When the naturalized American citizen immigrated to the United States from Brazil a Read more

National Football League Is Giving Up Its Tax-Exempt Status

With all the distractions of deflated footballs, player misconduct and the safety of the game, the NFL is volunteering to give up its tax-exempt status.

The NFL As A Non-profit Entity

The National Football League (“NFL”) which you figure makes millions in revenue every year is recognized by the IRS as a tax-exempt entity and does not pay income taxes as any for-profit-company would.

Section 501(c)(6) of the Internal Revenue Code provides for the exemption from  tax entities which are not organized for profit and no part of the net earnings of which inures to the benefit of any private shareholder or individual. Read more

Deducting Medical and Dental Expenses

It is very important that you keep adequate records of all your medical and dental expenses incurred, because if you incurred substantial expenses, you may be entitled to claim a deduction on your tax return. You can deduct medical expenses for yourself, your spouse, and all your dependents on your tax return. It is very important to note, however, that you can deduct these expenses only to the extent that they exceed 10% of your adjusted gross income. (For taxpayers 65 and older, up to tax year 2016, they can deduct expenses that exceed 7.5% of their income).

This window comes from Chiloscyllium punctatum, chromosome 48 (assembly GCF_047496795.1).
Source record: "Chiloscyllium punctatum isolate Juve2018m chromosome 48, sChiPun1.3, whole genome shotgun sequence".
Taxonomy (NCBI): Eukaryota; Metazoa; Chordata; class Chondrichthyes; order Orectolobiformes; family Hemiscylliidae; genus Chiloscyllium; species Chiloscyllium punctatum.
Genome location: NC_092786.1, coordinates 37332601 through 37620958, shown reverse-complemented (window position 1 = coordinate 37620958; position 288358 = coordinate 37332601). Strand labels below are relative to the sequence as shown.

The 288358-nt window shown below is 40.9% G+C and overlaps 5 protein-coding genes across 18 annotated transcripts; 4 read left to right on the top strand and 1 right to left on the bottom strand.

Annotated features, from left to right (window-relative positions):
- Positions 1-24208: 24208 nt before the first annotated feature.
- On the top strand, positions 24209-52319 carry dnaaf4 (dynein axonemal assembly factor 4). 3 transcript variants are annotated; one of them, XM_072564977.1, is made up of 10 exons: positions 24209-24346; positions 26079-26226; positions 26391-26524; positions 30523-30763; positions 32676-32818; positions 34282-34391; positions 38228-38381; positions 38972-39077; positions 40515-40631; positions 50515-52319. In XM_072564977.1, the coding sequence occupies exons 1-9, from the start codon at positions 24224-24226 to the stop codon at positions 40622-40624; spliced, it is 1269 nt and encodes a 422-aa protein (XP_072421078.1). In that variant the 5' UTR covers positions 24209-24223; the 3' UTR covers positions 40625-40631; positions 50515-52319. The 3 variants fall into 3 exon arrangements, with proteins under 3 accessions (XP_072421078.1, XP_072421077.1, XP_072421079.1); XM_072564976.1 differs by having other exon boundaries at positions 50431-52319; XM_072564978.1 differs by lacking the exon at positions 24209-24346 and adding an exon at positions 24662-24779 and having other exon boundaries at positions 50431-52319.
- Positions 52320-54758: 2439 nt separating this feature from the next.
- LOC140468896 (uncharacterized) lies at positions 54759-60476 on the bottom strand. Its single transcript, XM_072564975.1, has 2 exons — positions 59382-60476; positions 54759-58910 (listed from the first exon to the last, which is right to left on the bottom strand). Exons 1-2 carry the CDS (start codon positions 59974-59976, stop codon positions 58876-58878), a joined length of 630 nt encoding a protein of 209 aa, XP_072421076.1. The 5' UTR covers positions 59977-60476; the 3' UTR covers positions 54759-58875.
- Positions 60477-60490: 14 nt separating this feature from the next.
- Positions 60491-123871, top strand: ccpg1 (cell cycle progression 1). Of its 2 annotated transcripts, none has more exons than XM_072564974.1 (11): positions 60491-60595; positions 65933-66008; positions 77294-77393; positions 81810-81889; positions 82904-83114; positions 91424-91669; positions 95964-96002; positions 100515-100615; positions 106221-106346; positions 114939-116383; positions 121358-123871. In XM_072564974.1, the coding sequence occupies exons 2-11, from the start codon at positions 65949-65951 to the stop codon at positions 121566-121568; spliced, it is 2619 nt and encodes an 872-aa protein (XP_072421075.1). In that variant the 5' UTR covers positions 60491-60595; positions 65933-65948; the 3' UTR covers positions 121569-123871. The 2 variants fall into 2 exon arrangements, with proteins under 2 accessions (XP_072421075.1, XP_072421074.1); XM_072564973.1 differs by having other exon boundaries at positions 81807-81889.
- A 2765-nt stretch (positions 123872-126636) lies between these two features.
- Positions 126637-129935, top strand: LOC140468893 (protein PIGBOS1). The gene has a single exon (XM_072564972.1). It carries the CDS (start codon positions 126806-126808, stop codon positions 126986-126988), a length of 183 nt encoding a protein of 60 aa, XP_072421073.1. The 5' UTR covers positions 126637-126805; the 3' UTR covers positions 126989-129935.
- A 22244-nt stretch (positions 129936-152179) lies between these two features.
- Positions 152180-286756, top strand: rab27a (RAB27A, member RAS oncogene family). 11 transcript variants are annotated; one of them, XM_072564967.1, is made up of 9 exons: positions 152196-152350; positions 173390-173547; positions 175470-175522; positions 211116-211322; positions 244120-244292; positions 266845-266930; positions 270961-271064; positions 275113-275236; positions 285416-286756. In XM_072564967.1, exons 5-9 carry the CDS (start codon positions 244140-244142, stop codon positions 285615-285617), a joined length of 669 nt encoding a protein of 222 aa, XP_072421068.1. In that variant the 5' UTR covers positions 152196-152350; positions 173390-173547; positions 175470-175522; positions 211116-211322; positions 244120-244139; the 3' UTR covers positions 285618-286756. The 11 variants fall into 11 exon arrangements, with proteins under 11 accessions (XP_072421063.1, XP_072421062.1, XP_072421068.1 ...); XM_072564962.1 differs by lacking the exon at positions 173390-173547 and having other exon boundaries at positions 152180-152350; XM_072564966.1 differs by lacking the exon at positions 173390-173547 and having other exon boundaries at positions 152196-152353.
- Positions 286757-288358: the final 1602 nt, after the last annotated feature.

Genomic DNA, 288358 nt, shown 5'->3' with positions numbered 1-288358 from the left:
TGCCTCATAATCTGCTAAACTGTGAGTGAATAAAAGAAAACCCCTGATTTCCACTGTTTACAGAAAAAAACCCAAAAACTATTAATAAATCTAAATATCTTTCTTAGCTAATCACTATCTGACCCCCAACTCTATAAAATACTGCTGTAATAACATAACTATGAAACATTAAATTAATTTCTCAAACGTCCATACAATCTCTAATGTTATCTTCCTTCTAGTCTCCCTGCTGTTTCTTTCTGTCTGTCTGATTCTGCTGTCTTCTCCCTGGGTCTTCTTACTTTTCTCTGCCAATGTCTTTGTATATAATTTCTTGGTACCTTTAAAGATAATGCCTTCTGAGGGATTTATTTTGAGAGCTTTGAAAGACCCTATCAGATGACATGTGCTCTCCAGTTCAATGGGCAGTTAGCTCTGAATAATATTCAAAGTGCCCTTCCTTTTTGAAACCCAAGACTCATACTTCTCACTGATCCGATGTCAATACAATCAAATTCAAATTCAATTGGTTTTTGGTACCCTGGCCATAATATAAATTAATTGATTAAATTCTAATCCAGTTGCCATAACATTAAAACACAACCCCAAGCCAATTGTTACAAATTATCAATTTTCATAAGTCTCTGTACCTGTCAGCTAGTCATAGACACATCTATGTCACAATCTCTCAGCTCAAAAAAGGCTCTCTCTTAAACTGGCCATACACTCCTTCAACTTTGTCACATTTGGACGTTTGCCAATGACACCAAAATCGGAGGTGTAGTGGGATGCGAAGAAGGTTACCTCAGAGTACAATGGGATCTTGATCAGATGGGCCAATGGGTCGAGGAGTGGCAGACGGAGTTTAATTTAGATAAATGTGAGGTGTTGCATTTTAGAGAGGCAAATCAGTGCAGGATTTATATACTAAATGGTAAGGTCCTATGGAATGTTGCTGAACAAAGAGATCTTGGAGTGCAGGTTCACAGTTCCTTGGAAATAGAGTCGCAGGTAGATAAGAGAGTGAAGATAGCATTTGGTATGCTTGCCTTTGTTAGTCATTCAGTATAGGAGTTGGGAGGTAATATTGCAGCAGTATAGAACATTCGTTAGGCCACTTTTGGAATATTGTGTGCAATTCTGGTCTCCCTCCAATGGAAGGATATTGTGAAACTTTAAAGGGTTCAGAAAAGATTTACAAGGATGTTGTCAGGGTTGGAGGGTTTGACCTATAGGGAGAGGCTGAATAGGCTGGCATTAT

Deductible medical expenses include the following:

• Doctors, dentists, and other medical practitioners’ fees. Read more

Innocent Spouse Relief

Many married taxpayers choose to file a joint tax return because of the benefits to be derived from this filing status. On a joint return, both taxpayers are jointly and individually responsible for the tax and any interest or penalty due on the return, even if they later divorce. This is true even if a divorce decree should state that your former spouse will be solely responsible for any amounts due on previously filed joint returns.

The situation can exist, then, where one spouse could be held responsible for all the tax due, even if all the income was earned by the other spouse. In cases like this, the IRS, in the interest of equity may allow a spouse in such a situation to be relieved of tax, interest, and penalties that are due on the joint tax return. Read more

New Developments (As of December 23, 2014)

Recently, there have been several important IRS and court opinions affecting various areas of taxation.

A. Distribution of benefits to estate beneficiaries.

An executor was aware that the estate would owe significant taxes but instead of distributing the assets to the beneficiaries, he had the estate distribute money to himself and other heirs. As a result, the estate did not have enough funds to pay the taxes. The IRS put a lien against other property owned by the executor. The executor appealed the IRS decision to a Pennsylvania District court. The court upheld the IRS decision stating that the executor is personally liable for depleting the assets of the estate [Stiles, D.C., PA]. Read more